Baseball returned to DC last night at just before 7pm when President Bush sauntered out to the mound and threw out the first pitch (ball, up and away) to catcher Brian Schneider. The Nats played exceedingly well in front of a packed house at RFK last night (some 45,549 of your closest friends!) and won 5-3. Livan Hernandez pitched 8 1/3 innings, he had a one hit shut out going through 8 innings, then gave a three run homer in the ninth, picking up his first win. Chad Cordero bagged his second save. Vinny Castilla nearly hit for the cycle, picking up a triple, a double and a two-run homer, but then he was plunked by Lance Cormier in the 8th on the first pitch of his fourth at bat. It’s a pity, really, since he just needed the single. Overall, a good time at the ballpark.
- Baseball returns to DC
- Nats win home opener to take sole possession of first place in the NL East
- The crowd cheered everybody from the assistant groundskeepers all the way up to Frank Robinson and the starting nine.
- RFK stayed nice and warm for most of the game
- Taking Metro to the game worked like a charm
- Despite heavy volume, the Secret Service did a great job keeping the security lines moving. Perhaps they ought to give a seminar to the TSA.
- Lines for hotdogs ran upwards of an hour at times.
- Frequently, they ran out of hotdogs. At a baseball game.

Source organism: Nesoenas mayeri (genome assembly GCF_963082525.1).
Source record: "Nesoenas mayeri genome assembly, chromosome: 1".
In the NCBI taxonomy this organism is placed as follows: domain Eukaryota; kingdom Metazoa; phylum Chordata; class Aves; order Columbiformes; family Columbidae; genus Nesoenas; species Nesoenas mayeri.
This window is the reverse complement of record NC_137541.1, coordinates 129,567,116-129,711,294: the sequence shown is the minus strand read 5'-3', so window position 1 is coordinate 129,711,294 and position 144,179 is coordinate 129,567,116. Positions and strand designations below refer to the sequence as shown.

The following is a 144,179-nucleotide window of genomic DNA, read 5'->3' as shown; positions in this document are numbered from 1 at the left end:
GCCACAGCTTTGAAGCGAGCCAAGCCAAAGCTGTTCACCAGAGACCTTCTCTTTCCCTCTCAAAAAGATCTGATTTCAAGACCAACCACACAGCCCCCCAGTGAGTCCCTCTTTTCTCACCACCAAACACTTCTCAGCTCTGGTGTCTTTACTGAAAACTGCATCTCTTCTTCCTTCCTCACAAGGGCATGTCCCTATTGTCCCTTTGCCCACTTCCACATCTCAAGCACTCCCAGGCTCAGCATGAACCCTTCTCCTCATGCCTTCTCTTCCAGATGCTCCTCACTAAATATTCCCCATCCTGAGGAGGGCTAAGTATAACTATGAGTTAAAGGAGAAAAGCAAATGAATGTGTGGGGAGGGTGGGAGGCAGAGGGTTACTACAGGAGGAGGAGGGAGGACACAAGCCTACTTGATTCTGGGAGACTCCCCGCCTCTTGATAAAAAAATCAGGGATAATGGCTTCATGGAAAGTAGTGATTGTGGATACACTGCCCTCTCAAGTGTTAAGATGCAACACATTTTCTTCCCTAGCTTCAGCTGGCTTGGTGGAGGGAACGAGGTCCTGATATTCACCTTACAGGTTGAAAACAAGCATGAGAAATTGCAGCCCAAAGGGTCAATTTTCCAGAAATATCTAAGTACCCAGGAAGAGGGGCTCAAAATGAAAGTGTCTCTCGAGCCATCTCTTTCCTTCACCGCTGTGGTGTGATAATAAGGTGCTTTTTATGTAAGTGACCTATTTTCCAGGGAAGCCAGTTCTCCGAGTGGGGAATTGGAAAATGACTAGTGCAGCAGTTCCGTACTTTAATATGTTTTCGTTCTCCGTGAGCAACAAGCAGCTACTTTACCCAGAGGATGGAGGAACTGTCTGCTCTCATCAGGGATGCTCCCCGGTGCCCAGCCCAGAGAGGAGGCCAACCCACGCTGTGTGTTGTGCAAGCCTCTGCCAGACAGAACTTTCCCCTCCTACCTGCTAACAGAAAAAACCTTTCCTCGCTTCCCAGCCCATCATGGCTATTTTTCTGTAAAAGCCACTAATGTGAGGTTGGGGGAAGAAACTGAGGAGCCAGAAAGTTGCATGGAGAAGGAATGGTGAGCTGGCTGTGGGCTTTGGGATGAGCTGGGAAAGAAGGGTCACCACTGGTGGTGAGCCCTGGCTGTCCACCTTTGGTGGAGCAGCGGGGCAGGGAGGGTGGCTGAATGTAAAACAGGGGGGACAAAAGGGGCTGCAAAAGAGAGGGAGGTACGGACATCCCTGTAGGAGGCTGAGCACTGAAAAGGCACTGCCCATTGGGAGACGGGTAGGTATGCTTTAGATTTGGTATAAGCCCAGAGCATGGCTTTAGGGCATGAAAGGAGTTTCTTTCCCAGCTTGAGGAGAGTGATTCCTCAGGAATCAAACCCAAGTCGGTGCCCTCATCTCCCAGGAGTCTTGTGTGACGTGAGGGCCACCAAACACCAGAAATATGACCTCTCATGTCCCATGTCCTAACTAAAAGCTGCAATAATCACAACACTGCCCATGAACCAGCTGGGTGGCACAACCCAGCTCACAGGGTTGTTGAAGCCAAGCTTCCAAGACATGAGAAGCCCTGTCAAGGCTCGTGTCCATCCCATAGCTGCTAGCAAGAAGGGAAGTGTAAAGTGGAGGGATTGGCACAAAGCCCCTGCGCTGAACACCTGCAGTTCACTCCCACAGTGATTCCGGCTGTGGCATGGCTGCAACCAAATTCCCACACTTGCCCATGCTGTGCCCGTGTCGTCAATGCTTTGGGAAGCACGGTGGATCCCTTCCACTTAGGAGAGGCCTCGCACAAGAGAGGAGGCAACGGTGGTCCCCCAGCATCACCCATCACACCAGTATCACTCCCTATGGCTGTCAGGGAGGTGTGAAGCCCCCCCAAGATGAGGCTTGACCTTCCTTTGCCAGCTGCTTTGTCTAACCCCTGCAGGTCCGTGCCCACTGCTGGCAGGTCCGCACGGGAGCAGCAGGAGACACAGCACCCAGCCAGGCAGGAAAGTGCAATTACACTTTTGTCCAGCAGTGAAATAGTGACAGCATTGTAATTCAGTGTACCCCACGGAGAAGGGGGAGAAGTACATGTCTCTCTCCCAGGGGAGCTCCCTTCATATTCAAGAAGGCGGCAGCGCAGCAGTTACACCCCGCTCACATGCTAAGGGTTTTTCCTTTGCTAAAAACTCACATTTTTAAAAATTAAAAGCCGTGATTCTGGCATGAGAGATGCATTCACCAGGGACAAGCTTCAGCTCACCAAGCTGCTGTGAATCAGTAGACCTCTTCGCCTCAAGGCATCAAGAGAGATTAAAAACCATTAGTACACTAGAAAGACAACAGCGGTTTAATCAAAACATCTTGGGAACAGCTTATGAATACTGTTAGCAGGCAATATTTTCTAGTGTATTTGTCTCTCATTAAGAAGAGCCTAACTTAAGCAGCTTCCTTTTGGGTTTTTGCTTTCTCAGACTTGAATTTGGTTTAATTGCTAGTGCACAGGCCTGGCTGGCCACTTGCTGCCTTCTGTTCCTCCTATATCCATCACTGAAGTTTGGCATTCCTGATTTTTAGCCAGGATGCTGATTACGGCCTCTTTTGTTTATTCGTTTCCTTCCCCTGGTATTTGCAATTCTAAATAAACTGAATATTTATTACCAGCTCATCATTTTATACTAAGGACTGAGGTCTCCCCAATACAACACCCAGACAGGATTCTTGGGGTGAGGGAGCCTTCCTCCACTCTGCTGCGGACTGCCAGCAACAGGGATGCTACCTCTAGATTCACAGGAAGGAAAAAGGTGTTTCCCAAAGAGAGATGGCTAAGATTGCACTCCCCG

- Scoreboard crew had a rough night
- They. ran. out. of. hotdogs.
- The Metro line at the conclusion of the game could only be considered voluminous. I am told that people are still in line for inbound Orange and Blue line trains.
- Some fans preternatural devotion to The Wave. Yes, section 440, row 3, seat 8, I am speaking directly toward you.
- Promising people collectible medallions upon their departure and then failing to have enough to go around. C’mon guys, it’s not like you didn’t know that 45,569 tickets had been sold.
We gave up on the Metro last night, choosing to walk the 2 miles from RFK to Union Station along East Capitol Street and then up Massachussetts Avenue. Cabs were nowhere to be found (hint to cabbies, you will make boatloads of money if you hang out by RFK on home game nights…) and the metro line stretched from the station around the corner and at no point was thinner than 15 people. Buses had to get police escorts through the teeming throngs of people.
But it’s Baseball. Live, in DC.
A special shoutout goes to the person who hung the sign that read:
This post appeared in its original form at DC Metblogs